Rivka had a difficult pregnancy and was often in pain from the unborn children striking out at each other. One particular time, she lamented:
וַיִּתְרֹצְצוּ הַבָּנִים, בְּקִרְבָּהּ, וַתֹּאמֶר אִם-כֵּן, לָמָּה זֶּה אָנֹכִי; וַתֵּלֶךְ, לִדְרֹשׁ אֶת-ה – The children struggled within her, and she said, “This is what it is? Why is this happening to me?” And she went to inquire of the Lord. (25:22)
People have difficult pregnancies; it’s not so uncommon. What was so difficult for her to understand that she had to seek out answers?
Of course, we have the benefit of knowing how the story unfolds. At this point in the story, Rivka did not yet know that she was having twins!
Our sages understand that each time Rivka walked past a holy site, she would feel her belly stir, and each time she walked past a site of pagan worship, she would feel more stirring. Without knowing it would be two children with different dispositions, this seemed like one very confused individual!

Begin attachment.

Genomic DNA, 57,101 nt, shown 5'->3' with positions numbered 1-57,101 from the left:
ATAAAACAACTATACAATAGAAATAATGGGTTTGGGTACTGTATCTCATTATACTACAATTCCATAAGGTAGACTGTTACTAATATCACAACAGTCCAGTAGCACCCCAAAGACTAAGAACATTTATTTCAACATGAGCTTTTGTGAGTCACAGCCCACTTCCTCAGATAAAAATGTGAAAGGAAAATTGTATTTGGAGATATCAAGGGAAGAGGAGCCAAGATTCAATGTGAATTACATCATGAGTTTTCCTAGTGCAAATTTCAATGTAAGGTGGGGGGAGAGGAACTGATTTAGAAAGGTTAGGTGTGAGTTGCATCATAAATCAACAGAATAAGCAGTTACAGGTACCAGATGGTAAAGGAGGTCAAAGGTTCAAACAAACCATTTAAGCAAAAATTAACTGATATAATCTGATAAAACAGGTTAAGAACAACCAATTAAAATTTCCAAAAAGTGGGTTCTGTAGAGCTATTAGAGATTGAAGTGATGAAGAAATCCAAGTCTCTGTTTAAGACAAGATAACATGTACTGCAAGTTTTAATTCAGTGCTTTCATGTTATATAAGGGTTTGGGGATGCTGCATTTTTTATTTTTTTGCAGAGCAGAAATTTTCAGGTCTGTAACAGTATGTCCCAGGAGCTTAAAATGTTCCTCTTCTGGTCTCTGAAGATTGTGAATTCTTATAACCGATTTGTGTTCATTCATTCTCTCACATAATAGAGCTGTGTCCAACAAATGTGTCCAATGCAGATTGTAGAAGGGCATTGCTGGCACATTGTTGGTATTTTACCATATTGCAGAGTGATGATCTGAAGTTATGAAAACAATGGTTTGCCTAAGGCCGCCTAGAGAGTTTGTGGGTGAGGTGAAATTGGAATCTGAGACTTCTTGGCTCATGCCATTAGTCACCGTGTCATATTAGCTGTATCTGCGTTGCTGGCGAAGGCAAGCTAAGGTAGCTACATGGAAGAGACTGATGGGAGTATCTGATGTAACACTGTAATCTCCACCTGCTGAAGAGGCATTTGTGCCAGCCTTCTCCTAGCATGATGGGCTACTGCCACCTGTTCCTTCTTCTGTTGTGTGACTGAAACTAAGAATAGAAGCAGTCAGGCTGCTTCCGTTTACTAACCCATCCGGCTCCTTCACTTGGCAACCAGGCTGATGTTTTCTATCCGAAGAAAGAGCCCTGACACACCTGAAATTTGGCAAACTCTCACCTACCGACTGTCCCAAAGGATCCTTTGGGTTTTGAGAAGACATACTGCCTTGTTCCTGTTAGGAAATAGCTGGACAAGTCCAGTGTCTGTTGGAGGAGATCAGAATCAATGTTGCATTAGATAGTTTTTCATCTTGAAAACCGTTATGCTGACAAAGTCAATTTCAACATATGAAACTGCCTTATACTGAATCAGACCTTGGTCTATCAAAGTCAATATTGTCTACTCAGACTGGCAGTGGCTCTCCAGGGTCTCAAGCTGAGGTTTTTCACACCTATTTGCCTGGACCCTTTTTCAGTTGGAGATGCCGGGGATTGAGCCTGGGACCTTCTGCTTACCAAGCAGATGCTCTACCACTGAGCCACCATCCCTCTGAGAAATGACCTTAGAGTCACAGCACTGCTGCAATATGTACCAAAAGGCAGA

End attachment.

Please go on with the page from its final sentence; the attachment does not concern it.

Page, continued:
R’ Chaim Brown suggests a compelling reading. When Moshe reviewed the Torah in his final speech to the people, he told them:
רְאֵה אָנֹכִי נֹתֵן לִפְנֵיכֶם הַיּוֹם בְּרָכָה וּקְלָלָֽה – See how I place before you a blessing and a curse… Good and Evil! (11:26)
The simple meaning in context is that there is always a good and a bad choice, and we must be careful to choose wisely. But there is a different implication from a closer reading.
It is not just a choice of what we want to do, but who we want to be. What identity will we take up? What kind of אָנֹכִי, literally the first person “I,” will we choose to become?
Porting this interpretation to Rivka’s lamentation, she cried – לָמָּה זֶּה אָנֹכִי – where kind of the אָנֹכִי is this promised child? He wants the holy places, and he wants the pagan places! This child is broken and confused!
Understanding the depth of her question, we can plumb the depths and meaning in the answer when the oracle replied to her, that שְׁנֵי גֹיִים בְּבִטְנֵך – it is not one confused child, there will be two children with two separate identities! And she was comforted, and the story continues.
We must remember that every choice shapes our identities. We must root out confusion or mixed messaging and proactively choose who we want to be with what we do because every choice aligns us closer one way or the other.